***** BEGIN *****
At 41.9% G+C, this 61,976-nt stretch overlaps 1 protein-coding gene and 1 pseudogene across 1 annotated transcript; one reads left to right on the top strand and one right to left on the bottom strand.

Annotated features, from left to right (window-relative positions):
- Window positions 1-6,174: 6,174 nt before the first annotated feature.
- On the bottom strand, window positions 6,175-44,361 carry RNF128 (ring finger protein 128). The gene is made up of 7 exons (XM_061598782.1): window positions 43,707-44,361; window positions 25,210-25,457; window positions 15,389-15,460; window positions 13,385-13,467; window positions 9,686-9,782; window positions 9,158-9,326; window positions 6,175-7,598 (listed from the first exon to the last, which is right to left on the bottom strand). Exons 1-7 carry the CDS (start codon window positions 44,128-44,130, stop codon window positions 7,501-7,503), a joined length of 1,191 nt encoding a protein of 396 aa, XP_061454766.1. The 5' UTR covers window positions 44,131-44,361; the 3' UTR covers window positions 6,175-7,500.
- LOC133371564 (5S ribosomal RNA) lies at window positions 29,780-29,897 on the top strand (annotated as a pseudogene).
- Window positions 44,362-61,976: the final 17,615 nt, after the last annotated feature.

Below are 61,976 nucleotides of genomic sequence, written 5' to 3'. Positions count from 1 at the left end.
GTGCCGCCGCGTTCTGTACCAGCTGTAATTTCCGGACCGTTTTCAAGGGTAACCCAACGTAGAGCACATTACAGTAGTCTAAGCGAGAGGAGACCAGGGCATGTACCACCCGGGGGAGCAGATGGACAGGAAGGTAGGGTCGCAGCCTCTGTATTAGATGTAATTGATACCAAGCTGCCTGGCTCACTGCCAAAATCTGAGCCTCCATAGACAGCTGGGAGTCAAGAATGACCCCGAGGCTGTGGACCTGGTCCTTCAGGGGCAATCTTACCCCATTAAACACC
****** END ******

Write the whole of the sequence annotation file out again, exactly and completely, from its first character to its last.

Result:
At 41.9% G+C, this 61,976-nt stretch overlaps 1 protein-coding gene and 1 pseudogene across 1 annotated transcript; one reads left to right on the top strand and one right to left on the bottom strand.

Annotated features, from left to right (window-relative positions):
- Window positions 1-6,174: 6,174 nt before the first annotated feature.
- On the bottom strand, window positions 6,175-44,361 carry RNF128 (ring finger protein 128). The gene is made up of 7 exons (XM_061598782.1): window positions 43,707-44,361; window positions 25,210-25,457; window positions 15,389-15,460; window positions 13,385-13,467; window positions 9,686-9,782; window positions 9,158-9,326; window positions 6,175-7,598 (listed from the first exon to the last, which is right to left on the bottom strand). Exons 1-7 carry the CDS (start codon window positions 44,128-44,130, stop codon window positions 7,501-7,503), a joined length of 1,191 nt encoding a protein of 396 aa, XP_061454766.1. The 5' UTR covers window positions 44,131-44,361; the 3' UTR covers window positions 6,175-7,500.
- LOC133371564 (5S ribosomal RNA) lies at window positions 29,780-29,897 on the top strand (annotated as a pseudogene).
- Window positions 44,362-61,976: the final 17,615 nt, after the last annotated feature.

Below are 61,976 nucleotides of genomic sequence, written 5' to 3'. Positions count from 1 at the left end.
GTGCCGCCGCGTTCTGTACCAGCTGTAATTTCCGGACCGTTTTCAAGGGTAACCCAACGTAGAGCACATTACAGTAGTCTAAGCGAGAGGAGACCAGGGCATGTACCACCCGGGGGAGCAGATGGACAGGAAGGTAGGGTCGCAGCCTCTGTATTAGATGTAATTGATACCAAGCTGCCTGGCTCACTGCCAAAATCTGAGCCTCCATAGACAGCTGGGAGTCAAGAATGACCCCGAGGCTGTGGACCTGGTCCTTCAGGGGCAATCTTACCCCATTAAACACC